Quadrant Rotation of Entire Musical Continuities
Like many musicians, I suppose, I had always considered retrogrades to be pretty much out of bounds except for parlor tricks - even Bach's crab canons sound forced to me - and themes played backwards usually sound goofy and are notoriously difficult to recognize. Well, those little irreducible fugue exercises made me realize why that is so: The rhythms are not properly set up to sound natural and be recognizable in the reverse direction.
I experimented with symmetrical rhythms - reversing them would obviously be no problem - but they lack a certain degree of interest. What I wanted was a head and tail fugue subject that made a canon and would work in all four positions. What I found the key to be (At least, one of the keys) is slowing down the rhythm at the end of the tail figure. Not as slow as the head, but at least slower than the fastest note values (Or, shortest note values).
The following example is just an experiment - I write stuff like this all the time (It's sort of like doing compositional workouts) - and I don't know if it will ever get beyond this stage, but I thought it interesting enough to share. As with all of the fugue subjects I write, this has a premise: The theme accelerates so that in the fourth measure there is simultaneous 2:1, 3:1, and 4:1 counterpoint happening. This rhythmic peculiarity also aids in recognizing the retrograde forms of the continuity.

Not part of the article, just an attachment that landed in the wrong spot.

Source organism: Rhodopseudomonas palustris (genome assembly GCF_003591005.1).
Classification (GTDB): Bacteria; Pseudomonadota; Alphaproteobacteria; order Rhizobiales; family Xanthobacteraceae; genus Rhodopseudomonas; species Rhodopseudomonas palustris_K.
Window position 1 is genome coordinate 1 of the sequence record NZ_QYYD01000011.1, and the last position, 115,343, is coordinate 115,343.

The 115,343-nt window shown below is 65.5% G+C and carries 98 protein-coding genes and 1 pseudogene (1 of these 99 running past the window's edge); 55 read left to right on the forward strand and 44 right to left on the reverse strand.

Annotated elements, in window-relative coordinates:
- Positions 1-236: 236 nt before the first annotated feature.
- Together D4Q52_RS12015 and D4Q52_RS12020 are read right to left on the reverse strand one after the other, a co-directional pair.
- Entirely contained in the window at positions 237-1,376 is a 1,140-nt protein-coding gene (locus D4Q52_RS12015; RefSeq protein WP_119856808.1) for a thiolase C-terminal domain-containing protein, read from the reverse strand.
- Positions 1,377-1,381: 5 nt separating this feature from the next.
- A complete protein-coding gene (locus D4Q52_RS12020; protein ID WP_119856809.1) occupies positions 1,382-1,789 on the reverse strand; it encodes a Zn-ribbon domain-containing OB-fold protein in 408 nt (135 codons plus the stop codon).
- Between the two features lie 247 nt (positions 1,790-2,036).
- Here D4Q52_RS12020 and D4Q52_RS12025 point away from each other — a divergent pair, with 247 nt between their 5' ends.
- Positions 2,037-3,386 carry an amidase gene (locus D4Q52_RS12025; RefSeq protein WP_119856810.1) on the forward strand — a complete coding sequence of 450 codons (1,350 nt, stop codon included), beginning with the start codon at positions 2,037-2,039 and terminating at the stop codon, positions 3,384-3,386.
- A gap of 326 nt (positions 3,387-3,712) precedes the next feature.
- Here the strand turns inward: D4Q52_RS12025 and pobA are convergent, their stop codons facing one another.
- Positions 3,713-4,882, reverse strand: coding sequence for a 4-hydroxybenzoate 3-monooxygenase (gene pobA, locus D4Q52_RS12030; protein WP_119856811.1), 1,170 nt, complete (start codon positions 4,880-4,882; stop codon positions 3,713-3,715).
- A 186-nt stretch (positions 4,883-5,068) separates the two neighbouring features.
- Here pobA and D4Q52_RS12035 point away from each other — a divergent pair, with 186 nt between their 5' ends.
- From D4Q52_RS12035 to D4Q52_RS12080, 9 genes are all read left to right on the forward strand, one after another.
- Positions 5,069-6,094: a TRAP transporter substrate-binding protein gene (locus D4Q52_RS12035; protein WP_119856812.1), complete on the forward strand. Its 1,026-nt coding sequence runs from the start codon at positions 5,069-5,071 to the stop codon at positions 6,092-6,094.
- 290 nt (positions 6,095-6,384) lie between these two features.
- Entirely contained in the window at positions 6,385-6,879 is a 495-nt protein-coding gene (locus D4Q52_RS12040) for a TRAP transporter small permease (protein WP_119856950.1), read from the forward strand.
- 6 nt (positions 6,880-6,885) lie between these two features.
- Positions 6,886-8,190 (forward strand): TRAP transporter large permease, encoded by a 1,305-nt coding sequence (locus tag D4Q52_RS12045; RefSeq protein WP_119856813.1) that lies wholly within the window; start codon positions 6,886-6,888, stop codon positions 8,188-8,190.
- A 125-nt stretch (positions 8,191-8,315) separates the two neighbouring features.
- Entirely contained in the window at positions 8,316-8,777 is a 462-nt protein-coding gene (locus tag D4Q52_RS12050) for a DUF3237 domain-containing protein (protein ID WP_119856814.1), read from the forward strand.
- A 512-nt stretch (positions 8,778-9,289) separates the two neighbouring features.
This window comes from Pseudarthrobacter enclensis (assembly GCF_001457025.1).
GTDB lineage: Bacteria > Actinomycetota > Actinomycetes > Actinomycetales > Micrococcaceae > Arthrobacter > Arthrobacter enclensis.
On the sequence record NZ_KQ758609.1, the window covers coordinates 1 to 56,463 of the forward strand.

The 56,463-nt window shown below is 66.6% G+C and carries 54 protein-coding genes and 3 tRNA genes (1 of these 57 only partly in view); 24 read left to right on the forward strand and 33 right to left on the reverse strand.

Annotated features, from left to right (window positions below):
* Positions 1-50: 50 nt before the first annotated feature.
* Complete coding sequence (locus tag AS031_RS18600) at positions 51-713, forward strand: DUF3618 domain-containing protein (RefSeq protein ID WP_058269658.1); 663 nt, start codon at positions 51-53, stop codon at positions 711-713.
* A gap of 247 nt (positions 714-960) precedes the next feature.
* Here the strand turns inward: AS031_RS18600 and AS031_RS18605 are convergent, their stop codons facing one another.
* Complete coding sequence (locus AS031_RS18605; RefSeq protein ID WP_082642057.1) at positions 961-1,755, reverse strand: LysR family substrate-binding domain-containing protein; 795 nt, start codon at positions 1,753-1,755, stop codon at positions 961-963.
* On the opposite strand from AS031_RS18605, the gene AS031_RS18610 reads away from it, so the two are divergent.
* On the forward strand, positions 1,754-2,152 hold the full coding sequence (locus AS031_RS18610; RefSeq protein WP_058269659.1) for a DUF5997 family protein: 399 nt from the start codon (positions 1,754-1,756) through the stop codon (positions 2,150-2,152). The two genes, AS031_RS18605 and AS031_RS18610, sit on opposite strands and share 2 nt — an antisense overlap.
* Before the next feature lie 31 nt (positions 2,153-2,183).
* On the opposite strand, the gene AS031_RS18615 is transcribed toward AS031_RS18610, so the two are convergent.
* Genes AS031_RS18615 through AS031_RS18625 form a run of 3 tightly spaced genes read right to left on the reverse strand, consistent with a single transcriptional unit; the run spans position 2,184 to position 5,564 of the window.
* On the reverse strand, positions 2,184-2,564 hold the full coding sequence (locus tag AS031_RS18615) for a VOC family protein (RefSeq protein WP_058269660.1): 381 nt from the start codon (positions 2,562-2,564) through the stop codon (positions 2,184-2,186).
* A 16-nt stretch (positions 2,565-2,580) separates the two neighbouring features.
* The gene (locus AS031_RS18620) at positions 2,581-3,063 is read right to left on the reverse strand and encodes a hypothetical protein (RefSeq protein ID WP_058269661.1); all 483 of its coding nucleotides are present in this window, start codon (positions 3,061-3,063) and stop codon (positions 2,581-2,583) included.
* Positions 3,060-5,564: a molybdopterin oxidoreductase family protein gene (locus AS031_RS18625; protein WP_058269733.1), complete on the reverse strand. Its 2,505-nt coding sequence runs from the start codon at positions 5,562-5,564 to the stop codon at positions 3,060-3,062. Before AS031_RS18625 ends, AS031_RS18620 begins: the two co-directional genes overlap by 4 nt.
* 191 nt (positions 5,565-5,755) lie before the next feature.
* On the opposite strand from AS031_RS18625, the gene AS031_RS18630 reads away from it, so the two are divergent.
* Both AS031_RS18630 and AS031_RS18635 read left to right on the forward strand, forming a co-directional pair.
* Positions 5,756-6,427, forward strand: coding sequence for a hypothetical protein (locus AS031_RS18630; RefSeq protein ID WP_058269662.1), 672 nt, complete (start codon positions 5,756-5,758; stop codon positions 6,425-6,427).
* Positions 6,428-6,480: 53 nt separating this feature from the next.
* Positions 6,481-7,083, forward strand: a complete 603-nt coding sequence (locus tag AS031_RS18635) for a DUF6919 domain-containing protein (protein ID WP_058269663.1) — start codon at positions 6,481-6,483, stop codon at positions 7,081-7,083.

Here is the canon in its original form:
As you can see, the subject starts out with a typical do, sol head figure in half notes which is then followed by an ascending chromatic tetrachord in quarters. The third measure then has quarter note triplets in an ascending diatonic tetrachord, followed by eighths descending chromatically to the final le, sol in quarters to end the subject.
Remember: I use the irreducible set of contrapuntal laws derived from implications of the overtone series:
1) Parallel Perfect Consonances are Not Allowed.
2) Parallel Imperfect Consonances are Allowed.
3) Parallel Dissonances are Not Allowed.
4) Unequal Parallels are Allowed.
5) Contrary Stepwise Motion Justifies Any Intervallic Succession (Simultaneous and non-simultaneous cross-relations are allowed).
This means the sound is quite dissonant and unusual, and the more I do this sort of thing, the more I like the language I'm developing here: I first used it in the Perpetual Canon for String Choir and it has continued to develop from there.
Here is the intervallically strict inversion of the canon:
Note that I have raised the third degree of the mode to maintain intervallic strictness. If I had not done that, there would have been parallel perfect fourths into the second half of the third measure of this version: The unequal parallel of the augmented fourth to the perfect fourth is perfectly acceptable though. This becomes unequal fifths in the fourth measure where the melodic fragments are inverted.
Now for the retrograde:
Notice how the quarter notes launch into the theme smoothly. Eighths right off the bat would not have worked so well, which is why most fugue subjects don't reverse well. The gradual slowing of the theme also leads nicely to the cadence at the end.
And, the inverted retrograde:
If you want to hear these, they are now on my Downloads Page in both PDF and MP3 formats.
I think I may link these together into a double crab canon for my next exercise.
It's in the 70's here today, so I think I'll go out and get some vitimin D in my system.